Thursday, 8 September 2016


“Take care of all your memories – for you cannot relive them.” - Bob Dylan

Prunus mahaleb, the mahaleb cherry or St Lucie cherry, is a species of cherry tree. The tree is cultivated for a spice obtained from the seeds inside the cherry stones. The seeds have a fragrant smell and have a taste comparable to bitter almonds with cherry notes. The tree is native in the Mediterranean region, Iran and parts of central Asia. It is adjudged to be native in northwestern Europe or at least it is naturalized there. It is a deciduous tree or large shrub, growing to 2–10 m tall with a trunk up to 40 cm diameter.

The bark of the tree is grey-brown, with conspicuous lenticels on young stems, and shallowly fissured on old trunks. The leaves are 1.5-5 cm long, 1-4 cm. wide, alternate, clustered at the end of alternately arranged twigs, ovate to cordate, pointed, have serrate edges, longitudinal venation and are glabrous and green. The petiole is 5-20 mm, and may or may not have two glands. The flowers are fragrant, pure white, small, 8-20 mm diameter, with an 8-15 mm pedicel; they are arranged 3-10 together on a 3-4 cm long raceme. The flower pollination is mainly by bees. The fruit is a small thin-fleshed cherry-like drupe 8–10 mm in diameter, green at first, turning red then dark purple to black when mature, with a very bitter flavour; flowering is in mid spring with the fruit ripening in mid to late summer.

Even in places where the spice from the seeds is not used, the tree is grown as an ornamental tree for its strongly fragrant flowers, throughout temperate regions of the world. A number of cultivars have been selected for their ornamental value, including ‘Albomarginata’, with variegated foliage, ‘Bommii’, a dwarf with strongly pendulous branches, ‘Globosa’, a compact dwarf clone, ‘Pendula’, with drooping branching, and ‘Xanthocarpa’ with yellow fruit.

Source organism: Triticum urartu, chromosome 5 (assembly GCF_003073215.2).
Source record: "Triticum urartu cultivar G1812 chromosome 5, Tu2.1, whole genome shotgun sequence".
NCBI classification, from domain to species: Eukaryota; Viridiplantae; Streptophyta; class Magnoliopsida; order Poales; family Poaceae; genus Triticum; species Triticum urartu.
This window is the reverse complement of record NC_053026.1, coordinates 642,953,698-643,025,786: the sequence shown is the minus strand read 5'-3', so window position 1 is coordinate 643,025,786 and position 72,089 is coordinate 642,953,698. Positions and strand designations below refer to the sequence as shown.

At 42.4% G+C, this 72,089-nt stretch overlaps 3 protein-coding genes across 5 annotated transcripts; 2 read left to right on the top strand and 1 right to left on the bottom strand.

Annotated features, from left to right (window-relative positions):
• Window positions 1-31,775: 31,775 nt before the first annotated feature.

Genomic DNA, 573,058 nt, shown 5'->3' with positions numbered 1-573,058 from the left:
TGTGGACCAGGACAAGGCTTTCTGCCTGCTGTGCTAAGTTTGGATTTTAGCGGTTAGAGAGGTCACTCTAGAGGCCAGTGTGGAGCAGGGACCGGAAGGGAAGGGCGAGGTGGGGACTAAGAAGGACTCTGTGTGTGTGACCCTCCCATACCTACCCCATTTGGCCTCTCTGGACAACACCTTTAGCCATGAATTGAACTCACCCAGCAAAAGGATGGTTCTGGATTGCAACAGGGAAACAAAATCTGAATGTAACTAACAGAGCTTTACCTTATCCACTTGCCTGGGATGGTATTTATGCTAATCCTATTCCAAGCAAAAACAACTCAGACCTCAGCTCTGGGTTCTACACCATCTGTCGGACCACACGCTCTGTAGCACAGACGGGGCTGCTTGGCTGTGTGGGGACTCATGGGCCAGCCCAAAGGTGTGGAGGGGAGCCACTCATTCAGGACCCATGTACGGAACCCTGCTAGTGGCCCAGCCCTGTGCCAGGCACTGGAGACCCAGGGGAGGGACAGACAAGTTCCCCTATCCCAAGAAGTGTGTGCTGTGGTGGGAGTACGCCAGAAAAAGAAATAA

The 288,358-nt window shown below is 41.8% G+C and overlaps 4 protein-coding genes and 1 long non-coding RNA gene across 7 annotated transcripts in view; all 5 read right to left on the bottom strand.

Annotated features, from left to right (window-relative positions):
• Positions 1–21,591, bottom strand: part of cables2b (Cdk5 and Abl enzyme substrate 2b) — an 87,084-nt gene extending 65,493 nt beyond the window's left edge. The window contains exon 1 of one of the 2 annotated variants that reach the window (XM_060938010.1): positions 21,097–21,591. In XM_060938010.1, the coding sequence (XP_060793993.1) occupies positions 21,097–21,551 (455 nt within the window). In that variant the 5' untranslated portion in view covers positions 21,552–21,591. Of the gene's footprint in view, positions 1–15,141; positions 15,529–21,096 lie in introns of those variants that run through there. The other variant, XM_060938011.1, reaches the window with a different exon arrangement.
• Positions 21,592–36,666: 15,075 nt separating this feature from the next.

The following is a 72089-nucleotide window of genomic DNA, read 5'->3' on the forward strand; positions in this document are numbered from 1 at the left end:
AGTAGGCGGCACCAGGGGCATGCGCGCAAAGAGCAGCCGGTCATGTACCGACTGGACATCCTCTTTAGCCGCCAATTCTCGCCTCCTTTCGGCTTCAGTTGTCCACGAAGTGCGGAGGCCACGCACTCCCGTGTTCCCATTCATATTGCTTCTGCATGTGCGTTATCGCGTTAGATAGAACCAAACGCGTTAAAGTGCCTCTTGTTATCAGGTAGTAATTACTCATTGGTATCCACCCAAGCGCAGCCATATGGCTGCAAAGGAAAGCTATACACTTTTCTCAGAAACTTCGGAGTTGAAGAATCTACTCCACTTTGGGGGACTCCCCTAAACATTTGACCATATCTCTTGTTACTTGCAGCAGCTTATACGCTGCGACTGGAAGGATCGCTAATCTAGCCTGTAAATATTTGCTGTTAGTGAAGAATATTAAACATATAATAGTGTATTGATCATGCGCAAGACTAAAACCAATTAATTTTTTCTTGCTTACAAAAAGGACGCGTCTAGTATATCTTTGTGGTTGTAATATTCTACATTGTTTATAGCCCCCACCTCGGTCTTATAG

Mahleb or Mahlepi is an aromatic spice made from the seeds of this tree’s fruit. The cherry stones are cracked to extract the seed kernel, which is about 5 mm diameter, soft and chewy on extraction. The seed kernel is ground to a powder before use. Its flavour is similar to a combination of bitter almond and cherry, and similar also to marzipan. Mahleb is used in small quantities to sharpen sweet foods and cakes.

It has been used for centuries in the Middle East and the surrounding areas as a flavouring for baked goods. Recipes calling for the fruit or seed of the “ḫalub” date back to ancient Sumer. In recent decades, it has been slowly entering mainstream cookbooks in English.

In Greece, it is called μαχλέπι (mahlepi), and is used in egg-rich yeast cakes such as New Year’s vasilopita and Easter tsoureki breads (known as cheoreg in Armenian and çörek in Turkish). In Turkey, it is used in pogača pastry and other baked goods. In the Arabic Middle East, it is used in ma’amoul pastries. In Egypt, powdered mahleb is made into a paste with honey, sesame seeds and nuts, eaten as a dessert or a snack with bread. In English, mahleb is sometimes spelled mahalab, mahlep, mahaleb, etc.

The aroma of mahleb is subtle yet distinctive and pervasive, especially when the baked goods are coming out of the oven. It is associated with festive occasions when these traditional breads and pasties are baked. Personally, having grown up in Greece and having vasilopita on New Year’s Day and tsoureki at Easter, the fragrant smell of the rich, soft sweet bread associated with these holidays is quite an unforgettable part of my childhood. A recipe for Greek tsoureki can be found here.

In the language of flowers, a sprig of flowering mahaleb cherry signifies “you are talented and erudite, but your charms are well hidden”. A single blossom indicates “good education”. Seeds of the mahaleb cherry mean: “Your secret has been discovered”.

1 comment:

  1. I've wondered about the unique flavour of greek easter bread and now I know, thanks!